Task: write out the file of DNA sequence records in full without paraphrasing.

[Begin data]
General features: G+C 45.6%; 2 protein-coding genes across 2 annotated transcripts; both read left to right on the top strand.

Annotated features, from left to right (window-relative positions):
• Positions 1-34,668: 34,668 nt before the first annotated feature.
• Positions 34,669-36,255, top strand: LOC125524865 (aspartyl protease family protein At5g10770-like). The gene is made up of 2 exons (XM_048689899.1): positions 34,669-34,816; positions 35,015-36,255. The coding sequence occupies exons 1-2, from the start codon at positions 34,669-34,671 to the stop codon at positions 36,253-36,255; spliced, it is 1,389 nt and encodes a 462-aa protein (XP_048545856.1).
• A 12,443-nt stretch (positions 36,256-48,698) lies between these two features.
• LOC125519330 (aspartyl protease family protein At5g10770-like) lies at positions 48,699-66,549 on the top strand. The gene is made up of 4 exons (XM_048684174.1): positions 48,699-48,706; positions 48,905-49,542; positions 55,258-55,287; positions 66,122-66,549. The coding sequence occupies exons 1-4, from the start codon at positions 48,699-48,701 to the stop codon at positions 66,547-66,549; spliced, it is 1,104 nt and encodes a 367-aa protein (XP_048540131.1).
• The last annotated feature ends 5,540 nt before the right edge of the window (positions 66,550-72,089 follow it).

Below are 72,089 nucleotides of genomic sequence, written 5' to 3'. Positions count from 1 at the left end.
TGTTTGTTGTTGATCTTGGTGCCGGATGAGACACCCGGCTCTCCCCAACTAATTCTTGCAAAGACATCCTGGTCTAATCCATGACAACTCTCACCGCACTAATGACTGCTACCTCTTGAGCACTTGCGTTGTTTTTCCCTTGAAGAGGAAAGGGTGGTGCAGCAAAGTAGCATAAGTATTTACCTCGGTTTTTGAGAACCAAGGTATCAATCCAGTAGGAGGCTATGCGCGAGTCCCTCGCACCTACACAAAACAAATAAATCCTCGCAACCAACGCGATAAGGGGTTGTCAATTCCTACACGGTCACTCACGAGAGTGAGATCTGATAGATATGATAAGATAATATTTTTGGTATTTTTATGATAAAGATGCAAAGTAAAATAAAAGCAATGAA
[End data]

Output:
General features: G+C 45.6%; 2 protein-coding genes across 2 annotated transcripts; both read left to right on the top strand.

Annotated features, from left to right (window-relative positions):
• Positions 1-34,668: 34,668 nt before the first annotated feature.
• Positions 34,669-36,255, top strand: LOC125524865 (aspartyl protease family protein At5g10770-like). The gene is made up of 2 exons (XM_048689899.1): positions 34,669-34,816; positions 35,015-36,255. The coding sequence occupies exons 1-2, from the start codon at positions 34,669-34,671 to the stop codon at positions 36,253-36,255; spliced, it is 1,389 nt and encodes a 462-aa protein (XP_048545856.1).
• A 12,443-nt stretch (positions 36,256-48,698) lies between these two features.
• LOC125519330 (aspartyl protease family protein At5g10770-like) lies at positions 48,699-66,549 on the top strand. The gene is made up of 4 exons (XM_048684174.1): positions 48,699-48,706; positions 48,905-49,542; positions 55,258-55,287; positions 66,122-66,549. The coding sequence occupies exons 1-4, from the start codon at positions 48,699-48,701 to the stop codon at positions 66,547-66,549; spliced, it is 1,104 nt and encodes a 367-aa protein (XP_048540131.1).
• The last annotated feature ends 5,540 nt before the right edge of the window (positions 66,550-72,089 follow it).

Below are 72,089 nucleotides of genomic sequence, written 5' to 3'. Positions count from 1 at the left end.
TGTTTGTTGTTGATCTTGGTGCCGGATGAGACACCCGGCTCTCCCCAACTAATTCTTGCAAAGACATCCTGGTCTAATCCATGACAACTCTCACCGCACTAATGACTGCTACCTCTTGAGCACTTGCGTTGTTTTTCCCTTGAAGAGGAAAGGGTGGTGCAGCAAAGTAGCATAAGTATTTACCTCGGTTTTTGAGAACCAAGGTATCAATCCAGTAGGAGGCTATGCGCGAGTCCCTCGCACCTACACAAAACAAATAAATCCTCGCAACCAACGCGATAAGGGGTTGTCAATTCCTACACGGTCACTCACGAGAGTGAGATCTGATAGATATGATAAGATAATATTTTTGGTATTTTTATGATAAAGATGCAAAGTAAAATAAAAGCAATGAA